The IBISWorld estimates show that those aged 60 years and above accounts for 17.0% of the population in the USA. With the prevalence of the pandemic being high in the USA, the healthcare system has been highly strained. According to the American hospital association survey data of 2018 published in 2020, there are about 924,107 hospital beds capacity in the USA. The World Health Organization estimated that in 43 of the 55 countries in Africa, there were less than 5,000 intensive care beds per million people, compared with about 4,000 beds per million in Europe. The number of coronaviruses confirmed cases are above 1 million today. This indicates the Covid 19 pressure on the healthcare system.

State of Healthcare System in Liberia

According to the International peace institute report published in 2016, the healthcare system in Liberia was profoundly affected by the civil war. The medical equipment was looted, and many clinics were burnt down. Based on the World Health Organization data from Liberia, the country healthcare system was not adequate to handle Ebola in 2014 and 2015. They estimated that one doctor, as well as 27 nurses, were treating 100,000 persons.

The Service Availability and Readiness Assessment (SARA) survey 2018 on the healthcare system in Liberia found out that only 56% of health facilities were prepared to offer medical services based on the general guideline index by the ministry of health. This was in spite of the outline of the Essential Package of Health Services in the country (EPHS). In terms of the health system’s capacity, Liberia is among the least prepared countries to deal with the pandemic. Currently, more than 25 of the country’s over 35 confirmed cases of the Covid-19 positive patients are being treated at the 14 Military Hospital.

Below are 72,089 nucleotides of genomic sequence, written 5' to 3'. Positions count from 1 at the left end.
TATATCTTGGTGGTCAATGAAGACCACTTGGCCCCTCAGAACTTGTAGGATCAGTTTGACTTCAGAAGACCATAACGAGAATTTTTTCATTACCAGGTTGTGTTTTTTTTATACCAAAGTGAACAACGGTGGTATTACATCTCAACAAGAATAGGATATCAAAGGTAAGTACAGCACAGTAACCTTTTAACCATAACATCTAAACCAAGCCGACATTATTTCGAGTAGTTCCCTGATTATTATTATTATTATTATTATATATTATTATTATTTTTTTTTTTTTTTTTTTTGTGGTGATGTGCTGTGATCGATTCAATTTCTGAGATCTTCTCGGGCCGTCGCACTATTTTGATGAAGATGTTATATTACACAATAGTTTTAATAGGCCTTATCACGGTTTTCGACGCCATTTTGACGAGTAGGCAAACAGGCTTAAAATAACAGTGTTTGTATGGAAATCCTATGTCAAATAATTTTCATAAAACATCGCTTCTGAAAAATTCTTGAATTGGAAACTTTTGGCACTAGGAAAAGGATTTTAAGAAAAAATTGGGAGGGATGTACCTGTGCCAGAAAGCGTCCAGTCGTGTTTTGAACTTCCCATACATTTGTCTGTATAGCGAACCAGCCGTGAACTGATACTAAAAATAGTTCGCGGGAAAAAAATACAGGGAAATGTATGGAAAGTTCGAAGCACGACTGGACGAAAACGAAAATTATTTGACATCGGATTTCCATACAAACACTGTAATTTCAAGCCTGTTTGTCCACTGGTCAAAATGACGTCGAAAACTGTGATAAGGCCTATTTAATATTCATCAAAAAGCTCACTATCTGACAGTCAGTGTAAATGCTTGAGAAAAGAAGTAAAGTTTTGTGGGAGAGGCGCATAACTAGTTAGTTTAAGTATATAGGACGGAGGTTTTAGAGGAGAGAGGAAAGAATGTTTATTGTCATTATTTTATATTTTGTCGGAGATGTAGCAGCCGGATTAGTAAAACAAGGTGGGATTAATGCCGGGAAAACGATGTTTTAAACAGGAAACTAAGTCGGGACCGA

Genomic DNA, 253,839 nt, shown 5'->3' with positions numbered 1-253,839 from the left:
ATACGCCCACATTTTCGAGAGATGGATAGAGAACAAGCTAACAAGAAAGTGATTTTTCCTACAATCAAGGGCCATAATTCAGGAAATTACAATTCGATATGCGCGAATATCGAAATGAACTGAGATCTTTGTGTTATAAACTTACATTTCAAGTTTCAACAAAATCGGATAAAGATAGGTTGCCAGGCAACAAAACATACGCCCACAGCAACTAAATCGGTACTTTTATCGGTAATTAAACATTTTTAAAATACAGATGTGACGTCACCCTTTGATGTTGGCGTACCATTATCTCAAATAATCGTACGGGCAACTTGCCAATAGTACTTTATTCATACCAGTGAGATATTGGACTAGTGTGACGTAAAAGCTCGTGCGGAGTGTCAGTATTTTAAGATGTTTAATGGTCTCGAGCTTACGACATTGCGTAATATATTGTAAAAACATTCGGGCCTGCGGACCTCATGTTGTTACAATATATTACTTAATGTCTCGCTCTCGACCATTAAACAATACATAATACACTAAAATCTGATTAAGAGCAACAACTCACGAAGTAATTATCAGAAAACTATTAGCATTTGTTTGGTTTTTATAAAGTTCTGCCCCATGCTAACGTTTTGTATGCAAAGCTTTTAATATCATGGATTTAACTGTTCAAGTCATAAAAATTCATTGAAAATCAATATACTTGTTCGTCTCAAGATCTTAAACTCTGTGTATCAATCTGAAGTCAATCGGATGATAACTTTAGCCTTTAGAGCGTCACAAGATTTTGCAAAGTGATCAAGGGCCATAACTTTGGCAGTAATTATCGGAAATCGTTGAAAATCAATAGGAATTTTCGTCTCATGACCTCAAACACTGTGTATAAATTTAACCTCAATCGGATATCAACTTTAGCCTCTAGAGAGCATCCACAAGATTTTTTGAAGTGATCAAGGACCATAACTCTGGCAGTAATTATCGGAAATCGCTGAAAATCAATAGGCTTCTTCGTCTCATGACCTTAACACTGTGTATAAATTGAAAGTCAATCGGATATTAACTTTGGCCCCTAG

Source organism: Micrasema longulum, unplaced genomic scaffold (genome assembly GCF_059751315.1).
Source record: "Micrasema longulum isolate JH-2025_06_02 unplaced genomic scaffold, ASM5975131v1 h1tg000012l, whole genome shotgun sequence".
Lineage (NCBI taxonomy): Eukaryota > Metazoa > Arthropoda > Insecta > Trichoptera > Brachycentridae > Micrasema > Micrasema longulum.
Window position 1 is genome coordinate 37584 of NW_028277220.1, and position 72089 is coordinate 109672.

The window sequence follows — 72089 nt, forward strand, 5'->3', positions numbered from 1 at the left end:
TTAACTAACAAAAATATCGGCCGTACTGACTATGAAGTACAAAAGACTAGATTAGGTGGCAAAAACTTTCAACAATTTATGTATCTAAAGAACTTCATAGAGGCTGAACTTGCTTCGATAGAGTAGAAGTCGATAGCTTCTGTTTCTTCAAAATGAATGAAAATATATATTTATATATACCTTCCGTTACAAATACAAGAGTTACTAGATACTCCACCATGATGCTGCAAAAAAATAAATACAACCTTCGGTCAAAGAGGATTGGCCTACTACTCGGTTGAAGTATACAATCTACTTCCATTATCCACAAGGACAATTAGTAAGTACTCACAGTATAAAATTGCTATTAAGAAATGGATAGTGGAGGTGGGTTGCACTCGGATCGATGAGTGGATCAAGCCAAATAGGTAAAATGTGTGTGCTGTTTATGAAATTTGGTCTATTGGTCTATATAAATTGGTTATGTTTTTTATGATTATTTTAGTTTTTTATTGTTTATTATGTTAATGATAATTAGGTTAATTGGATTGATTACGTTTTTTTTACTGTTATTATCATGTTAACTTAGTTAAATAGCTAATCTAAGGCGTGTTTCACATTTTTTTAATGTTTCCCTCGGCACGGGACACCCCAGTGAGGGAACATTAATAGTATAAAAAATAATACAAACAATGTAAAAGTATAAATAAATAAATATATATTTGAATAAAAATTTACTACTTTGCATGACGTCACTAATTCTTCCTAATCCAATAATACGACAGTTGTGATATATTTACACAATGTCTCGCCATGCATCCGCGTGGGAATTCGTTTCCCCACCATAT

The Liberian National Development Plan for the year 2018 to 2023 noted that only 19% of health facilities in Liberia had essential health equipment. Also, the report revealed that the laboratory diagnostic capacity by the health facilities only performed 1 test out of 12. NDP also reveals that the health infrastructure per 10,000 people is only one (1) while the globally recommended standard is 2. The World Health Organization report on the Ebola situation shows that Liberia lost about 8% of doctors in the country, midwives, and nurses.  Based on Liberia Medical and Dental 2016 report, the country had a total of 298 medical doctors. This translates into 1:15,000 doctor per patient ratio for the 4.5 million population in the country. This is a low number of doctors compared to world health organization recommendation of 1:1000 doctors per patient’s ratio. The shortage of healthcare workers would remain a significant area of concern in the fight against COVID-19. The issue of not having enough qualified doctors, trained nurses, and supporting staff such as physiotherapists, ICU technicians etc. would severely undermine efforts to treat patients affected by COVID-19. However, with the collaboration of African Centers for Disease Control and World Health Organization, the Liberian government has mobilized precautionary measures.